THE BLOG

Stepping Up

28/02/2014 12:44 GMT | Updated 29/04/2014 10:59 BST

Stepping Up.

'I am the mother of two boys and they are three months apart in age.'

'How is this possible?', I hear you cry. The answer I give, with alarming regularity, is this: 'because one was born in February of a particular year and the other in May of the same year, dummy'.

The fact that I gave birth to one and the other is my step son is, to me, insignificant. But it seems to be quite a big deal to others.

When I was at school, there was only one girl whose parents were divorced. She lived with her step mum and was an object of fascination! I could only stare at her and wonder if she was being fed gruel like Cinderella. But come on people, it's the twenty-first century, one in three people in the UK is either a step mum, step dad or step child!

I once welcomed the mother of one of their friend's into my home, only to be asked, 'which one is yours?' as we watched the boys tuck into their fish fingers. I pointed to her child and said, 'not that one, but the other two are!' A teacher said to me quite recently, when I was about to travel away from the kids for a protracted period of time, 'I expect you don't really mind about leaving the other one so much...' referring to my step son. I was, for once, gobsmacked.

So here's the back-story. I met and fell in love with a single dad who I knew from my son's school, when our children were eight. It was a bit like a good supermarket offer; buy one get one free. So, just like that, I got a husband and a new child.

We became a family. Think 'The Brady Bunch', but with cramped living conditions and fewer polo necks. Initially we were caught in a tornado of new love and adventure, figuring that the boys were happy to be hoisted and swirled around in the melee. And they were, up to a point.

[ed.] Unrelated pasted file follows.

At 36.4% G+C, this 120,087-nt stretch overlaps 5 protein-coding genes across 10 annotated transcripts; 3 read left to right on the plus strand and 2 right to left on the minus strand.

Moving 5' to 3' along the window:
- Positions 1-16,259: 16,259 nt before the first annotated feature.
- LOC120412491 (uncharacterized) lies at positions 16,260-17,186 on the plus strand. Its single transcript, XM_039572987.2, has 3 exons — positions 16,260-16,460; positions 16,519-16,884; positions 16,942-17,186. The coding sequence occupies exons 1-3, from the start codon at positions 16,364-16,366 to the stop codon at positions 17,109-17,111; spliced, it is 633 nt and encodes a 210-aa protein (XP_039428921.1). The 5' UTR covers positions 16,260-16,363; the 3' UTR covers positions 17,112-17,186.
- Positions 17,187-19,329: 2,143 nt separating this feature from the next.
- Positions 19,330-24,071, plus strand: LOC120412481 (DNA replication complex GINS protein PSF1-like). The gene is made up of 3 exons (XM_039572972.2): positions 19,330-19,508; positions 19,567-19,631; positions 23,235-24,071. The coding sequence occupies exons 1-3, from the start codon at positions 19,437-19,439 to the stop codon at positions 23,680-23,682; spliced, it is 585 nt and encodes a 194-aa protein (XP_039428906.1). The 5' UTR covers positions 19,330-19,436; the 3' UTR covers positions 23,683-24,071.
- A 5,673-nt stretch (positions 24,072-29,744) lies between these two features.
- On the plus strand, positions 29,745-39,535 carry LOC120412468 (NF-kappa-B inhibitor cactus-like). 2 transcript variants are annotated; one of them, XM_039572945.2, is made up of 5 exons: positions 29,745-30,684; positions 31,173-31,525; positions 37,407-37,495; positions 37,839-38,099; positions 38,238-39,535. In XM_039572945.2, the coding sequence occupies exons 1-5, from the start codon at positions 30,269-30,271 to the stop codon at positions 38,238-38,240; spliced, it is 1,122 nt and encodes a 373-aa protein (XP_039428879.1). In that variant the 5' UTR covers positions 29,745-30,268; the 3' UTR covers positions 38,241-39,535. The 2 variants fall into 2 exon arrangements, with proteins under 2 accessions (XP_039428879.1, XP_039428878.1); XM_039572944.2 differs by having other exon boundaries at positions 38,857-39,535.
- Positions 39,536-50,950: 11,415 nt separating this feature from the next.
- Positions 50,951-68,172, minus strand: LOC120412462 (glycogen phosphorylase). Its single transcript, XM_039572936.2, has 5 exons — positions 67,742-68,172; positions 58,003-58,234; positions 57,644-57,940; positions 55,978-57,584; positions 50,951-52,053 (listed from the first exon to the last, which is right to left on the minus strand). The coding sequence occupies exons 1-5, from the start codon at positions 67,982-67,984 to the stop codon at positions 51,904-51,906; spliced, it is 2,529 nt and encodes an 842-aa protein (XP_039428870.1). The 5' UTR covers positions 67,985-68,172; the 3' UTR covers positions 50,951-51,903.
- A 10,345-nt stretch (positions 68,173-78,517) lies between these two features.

It was a full eighteen months later, when the shock had subsided and the novelty had worn off, that the hard work started, that of really getting to know each other's children. At that point I relaxed into my role as wife and mother of two and felt able to parent my new son without sugar coating the reprimands, constantly fearful that if I shouted at him or lost my temper he may not like me (whereas I was perfectly content to scream at my other son like a fishwife on a daily basis).

Living whilst trying to be on my 'best behaviour' had been emotionally and physically exhausting, a bit like constantly trying to appease a tricky houseguest. Once I relaxed however, the whole dynamic of our family changed. I got to know my new son and, quite simply, fell in love with him.

The key to our success can be attributed to one thing, honesty.

We sat the boys down when they were still little and explained that we loved them both very much, but we would love them differently. It seems to be a topic that is avoided, but I always give a truthful answer when asked, 'do you love your step son differently to the way you love your birth son?'. The answer is, YES. And this works the same for my husband. However, is this really any different to the various ways in which you love your parents? Friends? Siblings? Lovers? There are numerous types of love that each of us feels, all unique and valid.

Our boys have grown up secure in the knowledge that whilst there was enough love to go around, the special bond they shared with their birth parent would remain intact. But do we treat them differently, NO!

Nearly a decade later, we are a happy, stable family. Our lives have not been without turbulence and frustrations, we have ups and downs, good months and bad, just like any other family. My sons go through periods of loving and hating each other, they are either partners in crime or enemies, just like 'normal' brothers. They also go through periods of loving and hating us as parents, both individually and collectively, that I also consider 'normal', and it is this normality that makes me realise how far we have come.

I'm immensely proud of our children. Being thrown together to form an instant family is not easy, but the one thing that makes it infinitely harder is other people's desire to pigeonhole and make assumptions. Not all clichés are correct. I may be a step mum, but I'm not wicked and only feed my son's gruel if they really really deserve it...